The Soviet Communist Party Nomenklatura in the Ukrainian SSR in the 1970s through the First Half of the 1980s

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Julia Shelep 

I. Krypyakevych Institute of Ukrainian studies

April 13, 2016 /4.00 pm

Center for Urban History, Lviv

History has identified the seventies as an era of stagnation (zastoi) in the USSR. During this time ideological dogmas of Soviet authorities from the perspective of a worldview become rituals. The party leadership continued to try and replace the entire sphere of state government and administration with itself, and party functionaries made revolutionaries, "die-hard Leninists" and political activists into respectable officials. Work in party bodies was seen as a way to self-realization, maintaining the family and rising up the social ladder.

The main idea of this research lies in the attempt to correlate valuable references and models of behaviour of party functionaries with the problems which normal human life placed before them. The research consists of two blocks. First, an attempt to look at party nomenklatura from the inside out (to this end statistical indicators have been analyzed along with internal party documentation and testimony of party workers, and career practices have been investigated). Secondly, the researcher uncovers the unique designs of their images in the public mind. The final portrait of a party worker was created on the basis of very different sources: official materials and the Soviet press, memories of party functionaries and about them, as well as artistic works, memories of those who were in the opposition at that time, and visual sources.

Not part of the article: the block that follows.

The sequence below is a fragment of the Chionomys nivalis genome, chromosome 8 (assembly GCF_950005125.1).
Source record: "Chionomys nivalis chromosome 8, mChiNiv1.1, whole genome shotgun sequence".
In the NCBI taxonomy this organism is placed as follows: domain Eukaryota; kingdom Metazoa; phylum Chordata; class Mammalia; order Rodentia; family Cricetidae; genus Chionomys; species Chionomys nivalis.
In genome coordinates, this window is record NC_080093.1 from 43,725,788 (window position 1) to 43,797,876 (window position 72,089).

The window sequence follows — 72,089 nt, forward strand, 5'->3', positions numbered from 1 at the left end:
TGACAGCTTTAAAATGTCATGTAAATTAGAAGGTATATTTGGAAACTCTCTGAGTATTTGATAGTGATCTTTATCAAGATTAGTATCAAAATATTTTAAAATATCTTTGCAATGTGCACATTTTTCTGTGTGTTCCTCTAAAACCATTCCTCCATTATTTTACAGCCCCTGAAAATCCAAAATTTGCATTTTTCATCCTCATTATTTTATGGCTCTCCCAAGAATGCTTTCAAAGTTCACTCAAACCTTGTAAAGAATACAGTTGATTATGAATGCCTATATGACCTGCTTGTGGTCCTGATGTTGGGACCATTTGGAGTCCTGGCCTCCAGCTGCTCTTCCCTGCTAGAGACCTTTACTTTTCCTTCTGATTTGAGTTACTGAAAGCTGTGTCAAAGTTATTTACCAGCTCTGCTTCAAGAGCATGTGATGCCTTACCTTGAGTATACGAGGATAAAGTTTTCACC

The main question posed by the research: who and for what reasons did people embrace party positions? How did the soviet party nomenklatura class form as a separate social and professional group; what was the extent of its exclusiveness/isolation from the rest of society? How did people in high administrative positions feel about themselves? How did party workers unite the idea of a "communist paradise" with the daily work grind? What was the value system of a Soviet leader, of his understanding of civic duty, patriotism, the correlation of the statutory principles of the Communist Party of the USSR with the generally accepted norms of behaviour and morality?

Julia Shelep 

has a Master’s in History, is a junior researcher at the Department of Contemporary History at the I. Krypyakevych Institute of Ukrainian studies, National Academy of Sciences of Ukraine. Her sphere of research interests includes: Communist Party workers of Soviet Ukraine 1970s – first half of the 1980s in the context of the social and political life in the USSR; oral history, visual history, and historical memory.